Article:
Every Sunday I would walk into religious school with coins in hand ready for the teacher to pass around the “keren ami” blue box. I don’t hear that term much any more, “keren ami,” meaning fund for my people. These days, we call it Tzedakah, and just like we did in our youth, our kids come weekly to religious school, with coins and dollars in hand, eager to put them into their class tzedakah boxes. There is usually a theme or project for which we collect the coins in hopes of making a large charitable contribution on behalf of the entire school. Last year, our religious school’s collection went to Shoes that Fit, a local organization that delivers new shoes and socks to local students who need shoes that fit and that are not worn through with holes. Some of our students were able to accompany the Arnold family, who helped organize our project, on a shopping trip to where they purchased over 80 pairs of shoes and 200 pairs of socks with the funds donated by all of our religious school children. At the end of the school year, all of the shoes and socks were organized into an impressive display, here on this bima, so that the students were able to see what their tzedakah funds provided.
Each week, as our children enter religious school, they remind us to give them tzedakah and we happily give our loose coins and dollars, send them on their way, knowing that they are learning a valuable lesson about giving to those less fortunate. But how are we as adults remembering to give tzedakah? How do we, as a Temple Beth Sholom family care for the larger community through our own acts of tzedakah?
In the Torah and throughout the Bible, tzedakah, or righteous behavior is paired with justice. How we are able to care for those in need and the thought of caring for others is not just an act of generosity and going beyond what we are expected to do but it is a requirement for every day living. Our prophets spoke out against the Israelites for not caring for the poor or even exploiting them. Rabbinic tradition reminds us that tzedakah is equal in value to all the other mitzvot combined. Today, on Rosh Hashanah, our liturgy reminds us that as we examine our deeds from throughout the year and establish our goals for the future, tzedakah must absolutely be included. In our Unetanetokef prayer in which we are challenged with the question of “who shall live and who shall die,” concludes with the words, “but prayer, repentance and charity (tzedakah) temper God’s severe decree.” Ultimately, this prayer is not dictating our destiny for the year, rather, we are reminded how we can help create that destiny in our lives through active participation in our Jewish community, paying close attention to our actions and recognizing that in those moments when we are not perfect, we must seek how we can change our lives and our behaviors. And finally, we are reminded that we are responsible for our world and those who live in it alongside us.
Kol Yisrael Aravim Zeh B’zeh; All Israel is responsible for one another, a quote from the Talmud with many levels of understanding and purpose. “In each instance it teaches that the whole of the Jewish people are responsible for each other’s behavior. Sifra, from the Talmud, commenting on the verse in Behukotai (Leviticus 26:37): “And they shall stumble one upon another”, teaches that when one Jew errs and commits a sin, all Israel is responsible one for the other,” an appropriate consideration for us today and over the next ten days as we join together examining our actions and lives. No one is to be alone in suffering and celebration. This statement begins with the ethic that each of us, as members of the Jewish community, are first, a part of a discrete community within the larger world family of nations. We begin by first learning how to care for our own community and then transferring that to how we care for the world as a whole.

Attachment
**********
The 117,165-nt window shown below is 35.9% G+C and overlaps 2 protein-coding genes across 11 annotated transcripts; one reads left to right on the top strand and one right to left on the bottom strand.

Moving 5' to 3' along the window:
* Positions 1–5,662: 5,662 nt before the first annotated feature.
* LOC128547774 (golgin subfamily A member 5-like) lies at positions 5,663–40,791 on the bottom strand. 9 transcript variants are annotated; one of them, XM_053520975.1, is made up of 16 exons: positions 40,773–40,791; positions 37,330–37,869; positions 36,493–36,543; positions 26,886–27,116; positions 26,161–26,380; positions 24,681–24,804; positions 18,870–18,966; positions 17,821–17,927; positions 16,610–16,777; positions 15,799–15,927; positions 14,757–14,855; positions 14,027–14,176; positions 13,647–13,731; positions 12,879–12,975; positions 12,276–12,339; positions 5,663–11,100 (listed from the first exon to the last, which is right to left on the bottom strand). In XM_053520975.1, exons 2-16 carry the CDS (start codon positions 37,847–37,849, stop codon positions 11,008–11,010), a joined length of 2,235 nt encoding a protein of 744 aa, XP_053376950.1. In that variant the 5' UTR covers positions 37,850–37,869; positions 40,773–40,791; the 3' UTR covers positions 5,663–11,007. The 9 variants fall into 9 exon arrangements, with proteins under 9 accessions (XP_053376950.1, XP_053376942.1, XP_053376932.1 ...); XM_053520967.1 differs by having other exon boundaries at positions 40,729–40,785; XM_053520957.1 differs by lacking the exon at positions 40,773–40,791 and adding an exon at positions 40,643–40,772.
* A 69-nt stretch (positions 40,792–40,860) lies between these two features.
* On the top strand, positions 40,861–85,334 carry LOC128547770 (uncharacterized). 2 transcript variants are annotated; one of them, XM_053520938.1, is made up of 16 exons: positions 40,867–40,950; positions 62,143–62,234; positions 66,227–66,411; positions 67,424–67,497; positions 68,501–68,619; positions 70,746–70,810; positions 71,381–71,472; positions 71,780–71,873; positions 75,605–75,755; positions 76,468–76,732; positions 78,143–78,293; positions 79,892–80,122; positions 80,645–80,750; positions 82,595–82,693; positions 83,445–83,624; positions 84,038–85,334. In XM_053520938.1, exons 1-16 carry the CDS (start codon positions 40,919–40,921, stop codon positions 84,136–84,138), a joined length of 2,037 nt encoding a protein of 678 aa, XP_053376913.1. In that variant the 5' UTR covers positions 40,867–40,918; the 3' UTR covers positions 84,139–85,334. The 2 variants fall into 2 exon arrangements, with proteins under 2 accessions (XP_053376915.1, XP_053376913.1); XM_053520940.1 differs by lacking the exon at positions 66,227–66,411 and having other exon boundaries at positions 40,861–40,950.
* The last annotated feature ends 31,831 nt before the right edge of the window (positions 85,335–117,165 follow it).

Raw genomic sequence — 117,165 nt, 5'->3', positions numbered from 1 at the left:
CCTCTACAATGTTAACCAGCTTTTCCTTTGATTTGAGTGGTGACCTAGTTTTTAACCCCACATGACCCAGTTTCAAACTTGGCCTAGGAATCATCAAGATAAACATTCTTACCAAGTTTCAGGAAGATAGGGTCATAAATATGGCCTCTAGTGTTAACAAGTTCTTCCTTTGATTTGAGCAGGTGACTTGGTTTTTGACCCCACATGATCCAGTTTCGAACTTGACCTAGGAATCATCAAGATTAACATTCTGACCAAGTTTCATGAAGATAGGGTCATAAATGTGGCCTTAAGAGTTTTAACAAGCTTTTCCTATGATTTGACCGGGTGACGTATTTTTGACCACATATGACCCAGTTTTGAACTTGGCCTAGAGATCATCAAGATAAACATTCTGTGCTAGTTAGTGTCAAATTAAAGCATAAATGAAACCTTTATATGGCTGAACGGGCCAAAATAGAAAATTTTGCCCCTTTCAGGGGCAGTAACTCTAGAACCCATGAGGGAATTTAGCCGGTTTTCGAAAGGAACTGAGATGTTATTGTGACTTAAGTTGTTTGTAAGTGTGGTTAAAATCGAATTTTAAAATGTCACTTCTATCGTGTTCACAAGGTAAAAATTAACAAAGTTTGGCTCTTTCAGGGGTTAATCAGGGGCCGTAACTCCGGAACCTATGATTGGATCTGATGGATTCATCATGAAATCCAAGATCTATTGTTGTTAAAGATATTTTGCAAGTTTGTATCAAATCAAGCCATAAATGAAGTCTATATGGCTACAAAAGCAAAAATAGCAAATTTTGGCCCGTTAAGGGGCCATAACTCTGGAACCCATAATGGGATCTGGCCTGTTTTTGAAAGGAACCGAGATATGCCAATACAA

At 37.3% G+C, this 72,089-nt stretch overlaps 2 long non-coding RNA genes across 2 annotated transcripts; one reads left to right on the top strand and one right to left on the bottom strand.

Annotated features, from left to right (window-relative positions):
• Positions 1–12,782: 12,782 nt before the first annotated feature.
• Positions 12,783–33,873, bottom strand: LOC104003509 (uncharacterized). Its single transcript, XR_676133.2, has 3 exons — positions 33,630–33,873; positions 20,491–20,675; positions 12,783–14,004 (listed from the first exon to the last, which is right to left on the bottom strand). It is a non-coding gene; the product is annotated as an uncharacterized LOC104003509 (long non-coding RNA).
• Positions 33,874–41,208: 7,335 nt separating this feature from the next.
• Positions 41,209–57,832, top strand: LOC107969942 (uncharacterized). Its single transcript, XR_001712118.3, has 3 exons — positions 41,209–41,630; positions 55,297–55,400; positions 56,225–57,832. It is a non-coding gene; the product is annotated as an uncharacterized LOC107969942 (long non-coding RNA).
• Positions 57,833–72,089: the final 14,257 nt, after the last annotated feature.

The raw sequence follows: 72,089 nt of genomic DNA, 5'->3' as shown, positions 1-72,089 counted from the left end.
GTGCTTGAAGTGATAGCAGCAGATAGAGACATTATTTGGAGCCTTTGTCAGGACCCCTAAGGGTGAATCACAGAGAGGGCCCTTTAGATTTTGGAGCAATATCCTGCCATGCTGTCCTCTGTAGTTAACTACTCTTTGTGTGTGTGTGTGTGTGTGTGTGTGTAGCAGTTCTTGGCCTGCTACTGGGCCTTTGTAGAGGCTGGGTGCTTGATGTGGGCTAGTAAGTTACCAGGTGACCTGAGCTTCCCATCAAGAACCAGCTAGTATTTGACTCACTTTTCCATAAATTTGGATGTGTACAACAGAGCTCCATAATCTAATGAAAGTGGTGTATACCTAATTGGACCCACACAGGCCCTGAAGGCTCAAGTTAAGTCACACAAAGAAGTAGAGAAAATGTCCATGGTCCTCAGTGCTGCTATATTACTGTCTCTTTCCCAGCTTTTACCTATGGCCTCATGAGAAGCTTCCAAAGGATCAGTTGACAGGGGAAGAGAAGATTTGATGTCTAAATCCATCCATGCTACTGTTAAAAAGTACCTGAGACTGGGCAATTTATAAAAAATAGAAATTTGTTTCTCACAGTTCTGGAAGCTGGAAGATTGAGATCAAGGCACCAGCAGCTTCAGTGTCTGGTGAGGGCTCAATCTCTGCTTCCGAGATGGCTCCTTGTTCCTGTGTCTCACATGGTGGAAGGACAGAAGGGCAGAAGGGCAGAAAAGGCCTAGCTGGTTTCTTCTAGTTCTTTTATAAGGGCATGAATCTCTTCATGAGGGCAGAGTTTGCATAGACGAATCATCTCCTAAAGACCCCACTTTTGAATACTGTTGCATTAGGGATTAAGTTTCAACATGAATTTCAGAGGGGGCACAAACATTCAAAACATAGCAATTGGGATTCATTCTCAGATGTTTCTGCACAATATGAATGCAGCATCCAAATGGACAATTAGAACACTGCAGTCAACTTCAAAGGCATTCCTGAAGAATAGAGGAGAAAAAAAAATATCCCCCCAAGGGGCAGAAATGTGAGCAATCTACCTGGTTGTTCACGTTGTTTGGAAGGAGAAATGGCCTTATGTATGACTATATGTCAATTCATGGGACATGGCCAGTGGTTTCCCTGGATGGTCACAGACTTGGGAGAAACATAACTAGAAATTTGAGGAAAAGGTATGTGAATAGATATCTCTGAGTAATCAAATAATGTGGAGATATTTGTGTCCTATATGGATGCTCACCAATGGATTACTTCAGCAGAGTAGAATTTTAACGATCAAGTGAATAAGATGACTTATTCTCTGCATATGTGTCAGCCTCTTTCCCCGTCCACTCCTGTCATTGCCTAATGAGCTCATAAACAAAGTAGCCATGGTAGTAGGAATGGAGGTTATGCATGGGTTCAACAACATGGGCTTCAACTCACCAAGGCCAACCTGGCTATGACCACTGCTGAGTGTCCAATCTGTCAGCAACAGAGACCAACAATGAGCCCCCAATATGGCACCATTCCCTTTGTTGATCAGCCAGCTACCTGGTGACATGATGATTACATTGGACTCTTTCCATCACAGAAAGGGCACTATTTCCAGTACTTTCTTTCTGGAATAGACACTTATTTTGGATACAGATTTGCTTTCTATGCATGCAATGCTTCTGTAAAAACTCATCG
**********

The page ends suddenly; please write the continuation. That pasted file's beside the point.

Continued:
By caring for our own community are we then able to fully appreciate the parallel obligation and responsibility for us to also care for the world. Rabbi Elazar ben Rav Shimon taught, ‘Since the world is judged according to the majority as the individual is judged, when one performs a single good deed he should be happy that this has benefited both himself and the entire world.’ (Kiddushim 40b
We are familiar with so many ways in which we are able to care for the community. One of the items we will be given today to take home with us is a grocery bag. Go home or to the store and fill this bag or multiple bags with items from the list provided so that we can continue to feed those in need. Think about the amount of food you will NOT be eating on Yom Kippur and put the equivalent of three meals into these bags so that someone else may have something to eat in order to sustain them.
We are proud that we are entering our fourth year of Mitzvah meals. That three years ago we began a weekly program in which we come together as a community, pick up food from local stores and suppliers, sort, cook and serve over 250 people each week. Think about this for a moment, we serve over 13,000 meals a year! That is an impressive number. It should make us feel good about the difference we are making in people’s lives, yet at the same time, we should feel sad that we need to provide over 13,000 meals a year – and that only scratches the surface for those who go hungry, adults and children, each and every day. But 13,000 meals do not get made and served alone. It takes an army of people. Right now, we have a list of 50 regulars who participate, but we need more. If you have never participated in Mitzvah Meals before, do so now! If it’s been a while, come back. Maybe some day we won’t need Mitzvah Meals because there will no longer be those who are hungry, but honestly, I don’t see this need ending any time soon. Therefore, we really need everyone to be a part of this project. It is a reminder that we are all responsible for one another.
And there is another way for us to be involved in caring for the other. Today, I want to suggest we go back to a more basic act, the act of putting the penny in the pushke. (Reminds me of the song taught to our preschoolers)